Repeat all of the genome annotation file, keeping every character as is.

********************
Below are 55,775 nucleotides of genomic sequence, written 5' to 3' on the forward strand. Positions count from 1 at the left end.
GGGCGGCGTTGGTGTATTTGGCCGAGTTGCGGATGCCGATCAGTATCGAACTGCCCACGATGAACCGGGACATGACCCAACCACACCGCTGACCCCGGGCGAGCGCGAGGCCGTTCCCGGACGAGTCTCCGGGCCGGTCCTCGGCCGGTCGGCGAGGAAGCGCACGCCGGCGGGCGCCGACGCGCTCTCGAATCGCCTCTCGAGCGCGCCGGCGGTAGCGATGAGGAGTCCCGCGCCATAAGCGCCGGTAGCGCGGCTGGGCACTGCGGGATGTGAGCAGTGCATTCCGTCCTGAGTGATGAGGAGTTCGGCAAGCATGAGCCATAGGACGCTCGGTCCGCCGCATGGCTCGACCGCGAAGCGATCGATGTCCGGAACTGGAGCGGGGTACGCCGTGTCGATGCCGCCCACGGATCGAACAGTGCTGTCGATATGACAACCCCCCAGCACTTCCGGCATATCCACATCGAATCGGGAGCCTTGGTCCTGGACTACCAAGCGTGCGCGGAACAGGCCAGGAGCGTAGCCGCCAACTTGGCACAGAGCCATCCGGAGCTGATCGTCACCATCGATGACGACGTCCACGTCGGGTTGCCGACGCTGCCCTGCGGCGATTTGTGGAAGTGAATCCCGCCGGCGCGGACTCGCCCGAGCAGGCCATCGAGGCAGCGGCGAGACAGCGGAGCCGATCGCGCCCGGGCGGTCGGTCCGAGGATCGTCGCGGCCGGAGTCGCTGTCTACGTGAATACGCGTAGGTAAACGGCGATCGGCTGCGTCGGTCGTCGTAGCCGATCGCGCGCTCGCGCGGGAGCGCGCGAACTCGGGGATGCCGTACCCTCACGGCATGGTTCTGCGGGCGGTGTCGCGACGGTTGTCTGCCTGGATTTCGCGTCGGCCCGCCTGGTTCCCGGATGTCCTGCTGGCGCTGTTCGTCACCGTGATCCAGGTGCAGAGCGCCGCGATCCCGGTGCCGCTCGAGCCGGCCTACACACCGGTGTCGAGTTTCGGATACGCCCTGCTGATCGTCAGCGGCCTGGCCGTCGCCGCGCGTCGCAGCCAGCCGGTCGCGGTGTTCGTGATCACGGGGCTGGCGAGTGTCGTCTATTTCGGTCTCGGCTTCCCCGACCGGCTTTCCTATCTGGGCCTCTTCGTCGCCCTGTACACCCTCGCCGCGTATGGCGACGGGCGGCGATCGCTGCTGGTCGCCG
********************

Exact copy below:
Below are 55,775 nucleotides of genomic sequence, written 5' to 3' on the forward strand. Positions count from 1 at the left end.
GGGCGGCGTTGGTGTATTTGGCCGAGTTGCGGATGCCGATCAGTATCGAACTGCCCACGATGAACCGGGACATGACCCAACCACACCGCTGACCCCGGGCGAGCGCGAGGCCGTTCCCGGACGAGTCTCCGGGCCGGTCCTCGGCCGGTCGGCGAGGAAGCGCACGCCGGCGGGCGCCGACGCGCTCTCGAATCGCCTCTCGAGCGCGCCGGCGGTAGCGATGAGGAGTCCCGCGCCATAAGCGCCGGTAGCGCGGCTGGGCACTGCGGGATGTGAGCAGTGCATTCCGTCCTGAGTGATGAGGAGTTCGGCAAGCATGAGCCATAGGACGCTCGGTCCGCCGCATGGCTCGACCGCGAAGCGATCGATGTCCGGAACTGGAGCGGGGTACGCCGTGTCGATGCCGCCCACGGATCGAACAGTGCTGTCGATATGACAACCCCCCAGCACTTCCGGCATATCCACATCGAATCGGGAGCCTTGGTCCTGGACTACCAAGCGTGCGCGGAACAGGCCAGGAGCGTAGCCGCCAACTTGGCACAGAGCCATCCGGAGCTGATCGTCACCATCGATGACGACGTCCACGTCGGGTTGCCGACGCTGCCCTGCGGCGATTTGTGGAAGTGAATCCCGCCGGCGCGGACTCGCCCGAGCAGGCCATCGAGGCAGCGGCGAGACAGCGGAGCCGATCGCGCCCGGGCGGTCGGTCCGAGGATCGTCGCGGCCGGAGTCGCTGTCTACGTGAATACGCGTAGGTAAACGGCGATCGGCTGCGTCGGTCGTCGTAGCCGATCGCGCGCTCGCGCGGGAGCGCGCGAACTCGGGGATGCCGTACCCTCACGGCATGGTTCTGCGGGCGGTGTCGCGACGGTTGTCTGCCTGGATTTCGCGTCGGCCCGCCTGGTTCCCGGATGTCCTGCTGGCGCTGTTCGTCACCGTGATCCAGGTGCAGAGCGCCGCGATCCCGGTGCCGCTCGAGCCGGCCTACACACCGGTGTCGAGTTTCGGATACGCCCTGCTGATCGTCAGCGGCCTGGCCGTCGCCGCGCGTCGCAGCCAGCCGGTCGCGGTGTTCGTGATCACGGGGCTGGCGAGTGTCGTCTATTTCGGTCTCGGCTTCCCCGACCGGCTTTCCTATCTGGGCCTCTTCGTCGCCCTGTACACCCTCGCCGCGTATGGCGACGGGCGGCGATCGCTGCTGGTCGCCG